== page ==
How Do You Fix Thick & Uneven Grout Lines?

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Construction workers are notorious for cutting corners when they know no one is looking or as they get closer to the finish line. One of the last bits that they need to work on includes filling grout between tiles. It isn’t uncommon to find thick and uneven grout lines when you move into a new construction home or a used home you just bought.

No matter how beautiful a tile is, if the grout isn’t applied correctly, the end product will look nothing short of ugly. Contractors usually take a long time to fix these because they’re really not that easy to ‘fix’. So how do you fix thick and uneven grout lines yourself? Is it something that a DIY-er can do?

Definitely. However, grout lines usually need to be ‘fixed’ before the grout dries up. Once dried, the best option you have at your disposal is to extract the grout entirely and apply new grout in its place. On the other hand, you could also use some at-home mixes or grout haze removers to clean it up. We’ll be discussing these options in detail below.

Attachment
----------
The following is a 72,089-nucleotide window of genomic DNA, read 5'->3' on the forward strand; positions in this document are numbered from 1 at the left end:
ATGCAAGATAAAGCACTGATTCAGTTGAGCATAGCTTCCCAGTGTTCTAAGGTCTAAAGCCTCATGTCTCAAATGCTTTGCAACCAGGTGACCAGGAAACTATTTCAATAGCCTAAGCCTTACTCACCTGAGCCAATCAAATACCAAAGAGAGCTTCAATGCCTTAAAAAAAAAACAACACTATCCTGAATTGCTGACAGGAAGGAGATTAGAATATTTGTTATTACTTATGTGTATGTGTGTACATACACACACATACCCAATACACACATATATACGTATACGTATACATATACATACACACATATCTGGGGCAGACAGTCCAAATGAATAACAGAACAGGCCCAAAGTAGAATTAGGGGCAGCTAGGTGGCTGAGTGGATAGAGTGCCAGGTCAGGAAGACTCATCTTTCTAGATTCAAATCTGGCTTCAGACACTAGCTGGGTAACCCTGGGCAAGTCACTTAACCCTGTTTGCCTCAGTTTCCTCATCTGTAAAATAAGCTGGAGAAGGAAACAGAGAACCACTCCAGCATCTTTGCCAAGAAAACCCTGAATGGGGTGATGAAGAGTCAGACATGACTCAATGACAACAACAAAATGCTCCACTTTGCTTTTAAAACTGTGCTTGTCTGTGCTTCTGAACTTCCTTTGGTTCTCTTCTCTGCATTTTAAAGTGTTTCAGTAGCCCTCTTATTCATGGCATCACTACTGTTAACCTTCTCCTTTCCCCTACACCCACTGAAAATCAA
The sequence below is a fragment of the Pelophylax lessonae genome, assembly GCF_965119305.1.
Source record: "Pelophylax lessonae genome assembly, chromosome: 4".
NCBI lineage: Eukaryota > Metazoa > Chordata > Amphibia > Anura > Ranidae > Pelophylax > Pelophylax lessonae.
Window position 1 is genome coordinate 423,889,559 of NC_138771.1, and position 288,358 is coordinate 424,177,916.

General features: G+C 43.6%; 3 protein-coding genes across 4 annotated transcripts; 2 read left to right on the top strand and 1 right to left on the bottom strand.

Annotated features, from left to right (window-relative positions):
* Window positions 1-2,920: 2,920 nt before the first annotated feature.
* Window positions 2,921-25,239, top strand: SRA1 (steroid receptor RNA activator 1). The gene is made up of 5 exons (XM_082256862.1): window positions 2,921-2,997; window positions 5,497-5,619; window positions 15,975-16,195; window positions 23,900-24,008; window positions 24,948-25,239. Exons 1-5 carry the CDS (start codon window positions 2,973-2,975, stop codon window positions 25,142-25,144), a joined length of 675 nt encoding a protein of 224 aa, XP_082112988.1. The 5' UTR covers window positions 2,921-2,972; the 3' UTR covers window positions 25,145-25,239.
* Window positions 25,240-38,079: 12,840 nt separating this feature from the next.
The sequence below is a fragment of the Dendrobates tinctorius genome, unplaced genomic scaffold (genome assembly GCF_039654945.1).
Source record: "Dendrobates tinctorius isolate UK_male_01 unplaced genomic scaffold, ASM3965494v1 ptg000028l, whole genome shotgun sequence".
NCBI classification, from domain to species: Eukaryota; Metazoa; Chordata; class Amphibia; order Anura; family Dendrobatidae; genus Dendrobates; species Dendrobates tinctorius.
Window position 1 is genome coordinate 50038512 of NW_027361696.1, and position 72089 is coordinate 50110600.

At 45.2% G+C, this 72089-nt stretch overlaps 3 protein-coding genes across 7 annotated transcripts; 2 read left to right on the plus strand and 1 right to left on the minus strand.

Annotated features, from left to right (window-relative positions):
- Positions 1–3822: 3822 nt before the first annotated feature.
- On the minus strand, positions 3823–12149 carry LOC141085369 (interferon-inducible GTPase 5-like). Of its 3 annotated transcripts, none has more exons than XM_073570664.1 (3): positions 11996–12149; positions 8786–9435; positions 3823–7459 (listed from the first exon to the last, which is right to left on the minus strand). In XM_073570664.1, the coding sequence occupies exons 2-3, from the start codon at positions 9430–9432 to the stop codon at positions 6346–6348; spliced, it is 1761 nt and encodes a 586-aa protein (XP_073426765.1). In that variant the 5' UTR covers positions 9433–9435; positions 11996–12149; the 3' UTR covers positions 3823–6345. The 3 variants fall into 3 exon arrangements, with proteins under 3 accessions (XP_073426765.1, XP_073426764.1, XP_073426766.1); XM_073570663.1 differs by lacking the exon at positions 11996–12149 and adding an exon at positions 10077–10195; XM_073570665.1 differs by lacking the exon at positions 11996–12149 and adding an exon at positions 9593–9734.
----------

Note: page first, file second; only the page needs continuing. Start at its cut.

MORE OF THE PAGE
Dealing With Uneven & Thick Grout Lines

An outdoor tiling project with porcelain tiles and grout
An outdoor tiling project with porcelain tiles and grout – some of the grout lines are uneven or too thick.

As mentioned above, grout is one of the most important aspects of any tiling job. Not only does it seal off the surface below, but it also adds significantly to the job’s aesthetic. The tiles aren’t as big a determinant as the grout lines are when it comes to improving the overall appeal of your room, so it stands to reason that your grout lines must be straight and even.